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When Jesus Stays for Dinner

Luke 10:38-42
David A. Davis
March 4, 2018
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When Jesus stays for dinner in the gospel of Luke, chances are its going to get uncomfortable. You remember the Risen Christ walking with the two men along the Emmaus Road in the very last chapter of Luke. When they came near to the village the two urge Jesus to stay because it was getting late. And they still didn’t know, then, that it was Jesus. So he stays for dinner. As he took bread, blessed and broke it, and gave it to them, it was then that their eyes were opened and they recognized him. Jesus vanished but they stayed at the table talking about how their hearts had been burning within as he taught along that way. Hearts burning. Eyes opened. But in Luke, when Jesus stays for dinner, it’s not always like that.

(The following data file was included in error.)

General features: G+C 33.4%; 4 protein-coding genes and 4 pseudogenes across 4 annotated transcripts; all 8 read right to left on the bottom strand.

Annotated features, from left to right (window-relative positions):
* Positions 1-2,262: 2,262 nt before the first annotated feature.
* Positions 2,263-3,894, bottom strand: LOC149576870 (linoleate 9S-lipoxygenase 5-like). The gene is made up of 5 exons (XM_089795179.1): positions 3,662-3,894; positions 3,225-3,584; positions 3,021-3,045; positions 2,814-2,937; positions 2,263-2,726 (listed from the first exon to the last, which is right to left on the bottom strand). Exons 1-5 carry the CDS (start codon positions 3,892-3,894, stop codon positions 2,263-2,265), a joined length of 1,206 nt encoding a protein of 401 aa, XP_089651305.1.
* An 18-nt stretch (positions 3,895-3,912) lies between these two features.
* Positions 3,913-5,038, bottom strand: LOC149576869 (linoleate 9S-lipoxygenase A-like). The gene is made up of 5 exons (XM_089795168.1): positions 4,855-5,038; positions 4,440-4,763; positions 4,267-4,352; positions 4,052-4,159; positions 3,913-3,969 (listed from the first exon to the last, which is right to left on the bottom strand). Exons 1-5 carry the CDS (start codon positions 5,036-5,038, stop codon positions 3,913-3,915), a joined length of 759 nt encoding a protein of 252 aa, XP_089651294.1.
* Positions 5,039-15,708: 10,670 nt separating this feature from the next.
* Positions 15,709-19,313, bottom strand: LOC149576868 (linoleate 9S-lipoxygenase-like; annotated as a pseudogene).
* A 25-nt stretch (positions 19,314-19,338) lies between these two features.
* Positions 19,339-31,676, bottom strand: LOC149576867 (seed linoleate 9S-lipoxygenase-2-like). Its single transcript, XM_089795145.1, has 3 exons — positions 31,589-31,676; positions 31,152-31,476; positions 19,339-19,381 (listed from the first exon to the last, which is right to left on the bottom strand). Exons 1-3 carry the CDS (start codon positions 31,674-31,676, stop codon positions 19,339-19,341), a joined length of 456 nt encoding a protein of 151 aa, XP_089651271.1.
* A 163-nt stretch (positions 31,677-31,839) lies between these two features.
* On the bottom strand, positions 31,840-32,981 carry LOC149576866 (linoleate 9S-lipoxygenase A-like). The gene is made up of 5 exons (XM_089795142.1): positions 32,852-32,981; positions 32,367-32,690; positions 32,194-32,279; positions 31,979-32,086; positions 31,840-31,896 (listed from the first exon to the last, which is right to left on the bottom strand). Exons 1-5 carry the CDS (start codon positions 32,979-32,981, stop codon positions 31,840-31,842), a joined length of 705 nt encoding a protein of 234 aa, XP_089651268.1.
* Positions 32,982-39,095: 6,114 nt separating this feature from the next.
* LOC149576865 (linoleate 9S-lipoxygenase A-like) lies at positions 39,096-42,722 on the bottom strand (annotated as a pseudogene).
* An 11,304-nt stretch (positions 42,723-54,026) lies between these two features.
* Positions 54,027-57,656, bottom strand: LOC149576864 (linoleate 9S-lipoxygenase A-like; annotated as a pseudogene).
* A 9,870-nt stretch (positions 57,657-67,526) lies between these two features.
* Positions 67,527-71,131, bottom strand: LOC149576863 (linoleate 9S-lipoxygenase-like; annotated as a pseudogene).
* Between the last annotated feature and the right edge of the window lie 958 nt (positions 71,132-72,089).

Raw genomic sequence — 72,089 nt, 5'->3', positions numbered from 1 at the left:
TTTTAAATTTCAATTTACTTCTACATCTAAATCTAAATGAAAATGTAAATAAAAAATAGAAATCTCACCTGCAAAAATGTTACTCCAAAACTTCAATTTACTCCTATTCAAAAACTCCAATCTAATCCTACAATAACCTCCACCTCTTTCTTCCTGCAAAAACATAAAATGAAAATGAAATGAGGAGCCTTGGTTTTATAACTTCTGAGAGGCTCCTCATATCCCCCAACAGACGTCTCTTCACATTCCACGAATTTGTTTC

Early on Levi the tax collector, the one whom Jesus had just called to follow him, gives a great feast for Jesus in his home. The table is full of tax collectors. The religious leaders get in the face of the disciples complaining about him eating with tax collectors and sinners. “Those who are well have no need of a physician but those who are sick. I have come to call not the righteous but sinners to repentance,” Jesus says. And that’s when one tax collector must have turned to another and said, “Did he just call us sinners?” The Bible doesn’t say that, but right then, that moment, that dinner, it must have been… awkward.